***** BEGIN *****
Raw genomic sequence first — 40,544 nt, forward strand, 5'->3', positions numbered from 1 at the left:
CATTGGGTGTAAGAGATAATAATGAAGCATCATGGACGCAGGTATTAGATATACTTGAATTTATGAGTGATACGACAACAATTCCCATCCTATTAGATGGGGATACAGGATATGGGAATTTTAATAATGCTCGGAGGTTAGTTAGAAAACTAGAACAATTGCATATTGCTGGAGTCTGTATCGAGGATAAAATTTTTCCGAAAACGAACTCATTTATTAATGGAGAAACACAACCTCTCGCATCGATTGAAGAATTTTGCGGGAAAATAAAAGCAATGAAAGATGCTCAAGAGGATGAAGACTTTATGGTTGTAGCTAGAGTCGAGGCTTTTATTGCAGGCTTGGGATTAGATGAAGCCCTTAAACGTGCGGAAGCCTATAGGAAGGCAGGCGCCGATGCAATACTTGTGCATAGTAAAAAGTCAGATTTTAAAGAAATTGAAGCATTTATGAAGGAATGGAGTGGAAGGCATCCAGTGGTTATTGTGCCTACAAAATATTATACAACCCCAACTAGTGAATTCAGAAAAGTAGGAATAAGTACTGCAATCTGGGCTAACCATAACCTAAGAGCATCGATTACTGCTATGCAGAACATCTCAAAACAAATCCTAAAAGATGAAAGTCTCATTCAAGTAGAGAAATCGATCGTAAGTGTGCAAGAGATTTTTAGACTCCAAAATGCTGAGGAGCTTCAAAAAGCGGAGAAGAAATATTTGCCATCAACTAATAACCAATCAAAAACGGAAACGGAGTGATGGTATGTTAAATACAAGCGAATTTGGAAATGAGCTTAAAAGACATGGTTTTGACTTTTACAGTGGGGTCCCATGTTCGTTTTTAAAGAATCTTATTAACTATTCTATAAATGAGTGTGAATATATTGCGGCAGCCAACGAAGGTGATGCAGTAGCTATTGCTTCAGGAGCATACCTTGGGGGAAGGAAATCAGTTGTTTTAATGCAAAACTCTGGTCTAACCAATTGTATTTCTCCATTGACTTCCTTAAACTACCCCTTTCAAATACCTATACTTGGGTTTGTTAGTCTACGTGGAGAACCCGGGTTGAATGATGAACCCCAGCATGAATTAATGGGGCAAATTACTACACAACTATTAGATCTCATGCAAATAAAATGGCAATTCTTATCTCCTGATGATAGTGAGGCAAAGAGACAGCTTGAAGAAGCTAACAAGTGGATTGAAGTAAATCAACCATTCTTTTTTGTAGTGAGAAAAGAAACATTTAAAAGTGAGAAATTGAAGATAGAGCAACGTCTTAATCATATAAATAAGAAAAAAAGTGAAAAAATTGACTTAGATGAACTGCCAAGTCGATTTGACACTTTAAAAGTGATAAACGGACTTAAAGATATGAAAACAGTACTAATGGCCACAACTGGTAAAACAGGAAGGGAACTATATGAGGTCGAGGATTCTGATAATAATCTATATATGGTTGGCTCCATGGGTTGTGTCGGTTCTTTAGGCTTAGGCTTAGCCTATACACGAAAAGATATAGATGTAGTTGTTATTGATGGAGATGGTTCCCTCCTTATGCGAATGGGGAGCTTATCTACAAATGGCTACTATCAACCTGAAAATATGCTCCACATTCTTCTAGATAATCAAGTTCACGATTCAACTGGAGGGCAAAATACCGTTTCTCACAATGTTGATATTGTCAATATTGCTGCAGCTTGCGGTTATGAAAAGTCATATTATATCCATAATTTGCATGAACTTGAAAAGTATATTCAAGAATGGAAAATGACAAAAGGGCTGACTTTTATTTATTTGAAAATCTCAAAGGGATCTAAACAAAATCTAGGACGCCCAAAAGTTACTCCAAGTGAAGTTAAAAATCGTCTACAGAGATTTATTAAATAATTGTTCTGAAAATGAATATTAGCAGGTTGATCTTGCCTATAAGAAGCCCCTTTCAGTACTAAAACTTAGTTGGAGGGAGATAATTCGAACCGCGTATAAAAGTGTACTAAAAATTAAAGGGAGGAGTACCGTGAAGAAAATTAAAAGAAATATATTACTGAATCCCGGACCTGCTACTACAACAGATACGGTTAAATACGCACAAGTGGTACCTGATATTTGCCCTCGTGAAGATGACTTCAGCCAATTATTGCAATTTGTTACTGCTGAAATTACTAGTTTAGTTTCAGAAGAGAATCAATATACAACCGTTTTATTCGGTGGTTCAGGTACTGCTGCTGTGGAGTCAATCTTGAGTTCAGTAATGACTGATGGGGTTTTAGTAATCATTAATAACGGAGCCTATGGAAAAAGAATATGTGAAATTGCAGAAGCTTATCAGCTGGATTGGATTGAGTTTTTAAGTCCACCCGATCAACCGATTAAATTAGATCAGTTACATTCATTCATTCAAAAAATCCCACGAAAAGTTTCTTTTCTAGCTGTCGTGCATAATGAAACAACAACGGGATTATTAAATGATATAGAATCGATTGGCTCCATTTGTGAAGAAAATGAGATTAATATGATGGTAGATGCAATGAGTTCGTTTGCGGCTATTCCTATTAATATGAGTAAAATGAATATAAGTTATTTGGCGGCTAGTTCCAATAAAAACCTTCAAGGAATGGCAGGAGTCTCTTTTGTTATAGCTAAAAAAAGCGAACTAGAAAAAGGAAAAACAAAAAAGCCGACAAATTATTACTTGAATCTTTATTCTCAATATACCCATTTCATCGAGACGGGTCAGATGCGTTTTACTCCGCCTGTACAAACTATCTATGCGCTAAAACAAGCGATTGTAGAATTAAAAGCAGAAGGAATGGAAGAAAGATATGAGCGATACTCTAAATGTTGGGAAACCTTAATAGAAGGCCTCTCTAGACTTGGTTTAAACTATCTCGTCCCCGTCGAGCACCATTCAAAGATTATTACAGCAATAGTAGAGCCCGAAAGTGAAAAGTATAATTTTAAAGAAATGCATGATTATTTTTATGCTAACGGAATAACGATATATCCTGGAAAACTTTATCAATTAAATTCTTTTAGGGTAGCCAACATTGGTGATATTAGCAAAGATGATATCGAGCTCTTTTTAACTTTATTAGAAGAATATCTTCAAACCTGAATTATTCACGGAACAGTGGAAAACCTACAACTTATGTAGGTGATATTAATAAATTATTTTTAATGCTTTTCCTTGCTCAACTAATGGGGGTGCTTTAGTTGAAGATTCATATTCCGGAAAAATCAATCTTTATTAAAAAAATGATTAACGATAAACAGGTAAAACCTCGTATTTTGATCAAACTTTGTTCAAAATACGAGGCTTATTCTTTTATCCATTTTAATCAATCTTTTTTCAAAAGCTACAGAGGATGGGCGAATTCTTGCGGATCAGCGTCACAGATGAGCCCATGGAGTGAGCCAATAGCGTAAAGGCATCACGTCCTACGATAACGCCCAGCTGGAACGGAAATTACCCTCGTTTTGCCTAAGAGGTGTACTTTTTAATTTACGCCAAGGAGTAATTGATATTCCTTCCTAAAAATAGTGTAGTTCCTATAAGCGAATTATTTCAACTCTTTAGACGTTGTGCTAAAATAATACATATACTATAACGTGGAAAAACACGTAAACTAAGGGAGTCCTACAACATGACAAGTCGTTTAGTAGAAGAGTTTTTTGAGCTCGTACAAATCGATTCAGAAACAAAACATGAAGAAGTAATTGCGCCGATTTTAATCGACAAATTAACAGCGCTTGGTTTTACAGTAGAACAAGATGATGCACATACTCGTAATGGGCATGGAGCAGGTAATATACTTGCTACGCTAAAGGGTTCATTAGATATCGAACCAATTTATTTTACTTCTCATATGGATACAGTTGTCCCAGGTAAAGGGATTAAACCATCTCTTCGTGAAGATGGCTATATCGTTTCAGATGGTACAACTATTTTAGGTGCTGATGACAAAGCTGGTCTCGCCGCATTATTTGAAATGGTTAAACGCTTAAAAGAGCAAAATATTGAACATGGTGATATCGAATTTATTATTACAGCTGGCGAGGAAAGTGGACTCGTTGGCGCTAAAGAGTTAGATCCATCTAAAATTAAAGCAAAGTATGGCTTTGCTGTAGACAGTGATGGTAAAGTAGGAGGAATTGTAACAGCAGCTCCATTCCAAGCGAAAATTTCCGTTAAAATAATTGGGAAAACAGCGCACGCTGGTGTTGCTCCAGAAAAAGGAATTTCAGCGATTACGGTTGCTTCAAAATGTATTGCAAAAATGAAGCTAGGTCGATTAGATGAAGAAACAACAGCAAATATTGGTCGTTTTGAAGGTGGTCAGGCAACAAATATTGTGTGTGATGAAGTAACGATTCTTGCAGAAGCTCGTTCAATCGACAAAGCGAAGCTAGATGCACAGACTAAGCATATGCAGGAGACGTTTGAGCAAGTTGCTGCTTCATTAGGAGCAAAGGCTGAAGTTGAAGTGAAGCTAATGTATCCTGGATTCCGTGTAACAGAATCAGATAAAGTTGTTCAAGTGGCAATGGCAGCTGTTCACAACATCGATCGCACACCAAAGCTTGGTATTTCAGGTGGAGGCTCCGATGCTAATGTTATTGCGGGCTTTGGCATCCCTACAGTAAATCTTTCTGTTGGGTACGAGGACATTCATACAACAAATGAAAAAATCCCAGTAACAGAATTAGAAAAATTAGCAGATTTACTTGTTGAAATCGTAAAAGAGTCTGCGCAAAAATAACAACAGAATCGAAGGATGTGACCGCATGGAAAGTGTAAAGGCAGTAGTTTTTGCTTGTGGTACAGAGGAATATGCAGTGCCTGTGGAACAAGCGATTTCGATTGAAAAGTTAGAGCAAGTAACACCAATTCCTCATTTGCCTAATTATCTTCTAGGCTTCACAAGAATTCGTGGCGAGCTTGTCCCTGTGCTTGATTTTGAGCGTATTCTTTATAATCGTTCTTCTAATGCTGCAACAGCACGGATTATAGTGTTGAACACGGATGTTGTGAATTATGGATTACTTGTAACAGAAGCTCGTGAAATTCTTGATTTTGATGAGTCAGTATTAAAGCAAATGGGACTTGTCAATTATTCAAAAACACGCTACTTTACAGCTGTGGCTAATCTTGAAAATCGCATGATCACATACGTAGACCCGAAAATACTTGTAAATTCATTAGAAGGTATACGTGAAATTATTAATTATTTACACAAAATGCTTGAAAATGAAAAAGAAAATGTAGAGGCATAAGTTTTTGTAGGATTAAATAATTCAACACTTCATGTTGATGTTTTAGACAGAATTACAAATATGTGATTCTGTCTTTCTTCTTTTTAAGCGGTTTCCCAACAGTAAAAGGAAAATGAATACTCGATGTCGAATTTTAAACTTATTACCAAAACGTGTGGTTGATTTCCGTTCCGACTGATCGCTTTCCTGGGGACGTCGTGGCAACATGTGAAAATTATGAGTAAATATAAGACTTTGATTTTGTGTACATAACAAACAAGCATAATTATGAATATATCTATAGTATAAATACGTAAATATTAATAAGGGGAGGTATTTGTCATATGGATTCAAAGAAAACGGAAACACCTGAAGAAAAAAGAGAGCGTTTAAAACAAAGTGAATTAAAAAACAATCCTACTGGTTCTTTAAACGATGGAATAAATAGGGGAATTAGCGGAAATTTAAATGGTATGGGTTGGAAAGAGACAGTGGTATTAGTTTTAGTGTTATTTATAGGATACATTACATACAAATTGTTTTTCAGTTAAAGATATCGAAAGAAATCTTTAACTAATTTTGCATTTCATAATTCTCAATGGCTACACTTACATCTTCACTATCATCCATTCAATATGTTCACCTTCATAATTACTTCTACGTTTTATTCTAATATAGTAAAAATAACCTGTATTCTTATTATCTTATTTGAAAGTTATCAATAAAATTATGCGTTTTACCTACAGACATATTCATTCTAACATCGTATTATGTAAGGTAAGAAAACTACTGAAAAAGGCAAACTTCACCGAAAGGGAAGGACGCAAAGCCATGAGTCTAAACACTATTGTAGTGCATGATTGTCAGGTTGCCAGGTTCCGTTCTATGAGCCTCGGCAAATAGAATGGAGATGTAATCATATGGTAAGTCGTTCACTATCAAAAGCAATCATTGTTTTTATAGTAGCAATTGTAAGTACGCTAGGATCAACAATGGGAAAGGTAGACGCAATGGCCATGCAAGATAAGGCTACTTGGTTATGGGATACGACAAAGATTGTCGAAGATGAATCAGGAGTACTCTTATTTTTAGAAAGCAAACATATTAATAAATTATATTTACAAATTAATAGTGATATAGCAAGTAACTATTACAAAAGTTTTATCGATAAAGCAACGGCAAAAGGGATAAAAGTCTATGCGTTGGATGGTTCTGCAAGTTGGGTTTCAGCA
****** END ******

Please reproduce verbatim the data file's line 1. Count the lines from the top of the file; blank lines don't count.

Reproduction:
Raw genomic sequence first — 40,544 nt, forward strand, 5'->3', positions numbered from 1 at the left: